WebGL SkyGen Toolwebgl
Posted 06 June 2012 - 08:52 PM
The demo is available here. The UI is pretty basic. Just play around with the sliders to see what does what
Here is a sample skybox rendered at dusk.
You can also export the texture on each cube face if you want higher resolution. The following two images demonstrate the skybox used in another demo.
Posted 06 June 2012 - 09:48 PM
Posted 07 June 2012 - 01:19 AM
The scattering algorithm is based off Sean O'Neil's implementation described in GPU Gems, which uses Nishita's rayleigh scattering formula published in '93. I made a few adjustments to get the algorithm to run completely in the fragment shader as a raytracer, which produces much better results at the expense of speed. It's worth it IMO.
I don't use HDR, despite that I would love to. I just don't like the fact that floating point textures are only available as an extension in WebGL. I loath the idea that some could run it while others may not. I may implement it as a bonus feature if the support is available, we'll see. I'd also have to implement an EXR exporter for people (myself!) that would want to maintain the HDR data.
Posted 07 June 2012 - 04:58 AM
I actually prefer the Radiance .hdr format for HDR images. It's a bit arcane to read/write properly, but can be done in a couple hundred lines of code you can add to a project, vs that monstrosity that is the OpenEXR SDK.
Actually, I bet you could encode the Radiance RGBE format in a pixel shader and save it out to a regular 8-bit texture. Prepend a header and save it, and you're done!
Posted 07 June 2012 - 11:21 AM
Posted 07 June 2012 - 09:39 PM
The first problem in my implementation is that both RGBE and LogLuv display thin bright rings at certain edges along the bands (which is another problem). The problem appears related to linear filtering, since disabling that fixes the issue. I'm not exactly sure why that is an issue since logically both formats encode data in a way that is filter friendly. The encodings also appear to be destructive, as you can see in the image the surface of the sun appears altered, more so in the LogLuv implementation. The banding is definitely an issue with RGBE. Larson even admits that it's a potential problem due. LogLuv does a fairly decent job at reducing the bands, but it suffers more from discs appearing in the image. You can kind of make out the disk in the image, but it's more prevalent when you increase the exposure.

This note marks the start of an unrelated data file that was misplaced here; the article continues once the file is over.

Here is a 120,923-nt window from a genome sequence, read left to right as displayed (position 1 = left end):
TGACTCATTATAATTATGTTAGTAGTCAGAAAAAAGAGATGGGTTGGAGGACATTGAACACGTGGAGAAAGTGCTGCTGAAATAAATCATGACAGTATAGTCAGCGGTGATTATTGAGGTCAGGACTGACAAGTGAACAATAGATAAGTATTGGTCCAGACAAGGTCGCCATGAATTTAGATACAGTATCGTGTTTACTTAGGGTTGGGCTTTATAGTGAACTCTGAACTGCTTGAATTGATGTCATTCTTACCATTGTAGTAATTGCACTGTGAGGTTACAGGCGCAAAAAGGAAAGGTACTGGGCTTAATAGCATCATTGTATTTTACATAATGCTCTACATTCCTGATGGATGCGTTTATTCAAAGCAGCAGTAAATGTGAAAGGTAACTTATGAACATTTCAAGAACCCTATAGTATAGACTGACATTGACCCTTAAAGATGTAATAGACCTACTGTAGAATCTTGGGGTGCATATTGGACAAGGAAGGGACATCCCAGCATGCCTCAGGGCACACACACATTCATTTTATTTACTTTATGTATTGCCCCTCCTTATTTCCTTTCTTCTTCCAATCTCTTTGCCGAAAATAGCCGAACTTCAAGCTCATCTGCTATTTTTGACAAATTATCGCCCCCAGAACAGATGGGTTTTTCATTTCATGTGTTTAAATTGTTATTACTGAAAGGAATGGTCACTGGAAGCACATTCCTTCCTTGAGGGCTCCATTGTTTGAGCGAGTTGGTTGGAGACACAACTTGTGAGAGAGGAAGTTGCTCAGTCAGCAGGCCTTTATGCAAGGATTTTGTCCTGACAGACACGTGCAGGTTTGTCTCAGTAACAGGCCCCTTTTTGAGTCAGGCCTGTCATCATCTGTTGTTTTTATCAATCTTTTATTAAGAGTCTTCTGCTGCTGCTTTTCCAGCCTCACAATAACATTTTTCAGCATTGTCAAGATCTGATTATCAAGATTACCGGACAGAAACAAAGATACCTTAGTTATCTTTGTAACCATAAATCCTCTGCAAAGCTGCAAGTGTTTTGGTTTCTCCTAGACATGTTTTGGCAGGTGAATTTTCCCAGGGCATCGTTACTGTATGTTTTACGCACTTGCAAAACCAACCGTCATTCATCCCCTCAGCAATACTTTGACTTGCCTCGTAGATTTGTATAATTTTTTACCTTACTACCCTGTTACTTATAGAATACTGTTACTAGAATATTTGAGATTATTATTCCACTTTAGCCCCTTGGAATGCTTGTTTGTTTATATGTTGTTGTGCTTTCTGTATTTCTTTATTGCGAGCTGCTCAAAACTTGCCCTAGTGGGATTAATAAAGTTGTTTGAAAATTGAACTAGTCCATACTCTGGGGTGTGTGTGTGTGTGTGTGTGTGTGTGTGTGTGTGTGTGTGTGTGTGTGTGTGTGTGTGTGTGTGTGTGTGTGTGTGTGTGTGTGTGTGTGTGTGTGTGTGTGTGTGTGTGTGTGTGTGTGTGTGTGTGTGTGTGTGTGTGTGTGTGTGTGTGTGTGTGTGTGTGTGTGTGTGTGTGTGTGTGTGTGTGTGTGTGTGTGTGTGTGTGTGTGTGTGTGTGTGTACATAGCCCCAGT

To be on the safe side, I assumed I misinterpreted Larson's paper or his algorithm. So I tried a couple other implementations I found scoured on the Internet. I found an optimized version of the LogLuv formula here. Interestingly, this version does not suffer from the rings I was getting due to linear filtering, but it suffers horribly with banding and discs, far more than my "true to the paper" implementation. At some points it looks like you're staring down a discrete multicoloured tube.
Now I have tried the algorithm on standard gradient images and they do appear fine, so I'm wondering if perhaps atmospheric scattering falls under the exception to the rule. Perhaps the dynamic range requirements are stretching the capabilities possible with just 32 bits? I don't know, but I'm losing faith here
Posted 07 June 2012 - 10:52 PM
I'm surprised that the RGBE still didn't work well even with filtering turned off, though; we've used it (in the form of .hdr files) and haven't encountered too many issues. Although, it does have problems with highly saturated colors sometimes.
Posted 08 June 2012 - 12:37 AM
Posted 08 June 2012 - 10:11 AM
Mine was a little different as it was designed to create sky spheres for all planet types.
You passed in atmospheric contents, star type, and the planets physical properties and location, then let it churn.
I shelved it a long time ago because I couldn't get rid of banding in some circumstances ( and work took over the time I was spending on it )
I would love to see the techniques you are using and compare them with mine.
Posted 08 June 2012 - 12:54 PM
Fireside, I think the name "forever" has been trademarked by Apogee. You might have to settle for "till death do us part" or some such
Stainless, banding is indeed annoying. It's a pity 48bpp devices haven't mainstreamed yet, but hopefully before I retire The base of my technique is derived from this article. The main difference is I pushed everything to the fragment shader and I fixed up the code so I could support both ground based and space based renders. It would be nice to develop the backend to calculate the optimized density scaling to support different planetary configurations, but O'Neil's default values are sufficient for the time being. A good site with relatively up-to-date information on atmospheric rendering is also available here. I based my cloud rendering on this article (cloud cover and haze only), with the exception I didn't bother with his lighting model because it was gimmicky. I'd like to do mie scattering with clouds, but the paper I got on that will take some time to absorb. It deals more with volumetric cloud rendering, which for the time being I don't care for.
Posted 11 June 2012 - 09:50 AM
Cost me £57.00
However it just goes into too much detail about things I really didn't care about, and not enough about the things I am interested in. The maths is a bit of a nightmare as well, I guess that's why weather forecasts are all wrong.
I'll dig my backup out and put the code somewhere, you might be able to steal some of it, or just compare and contrast.
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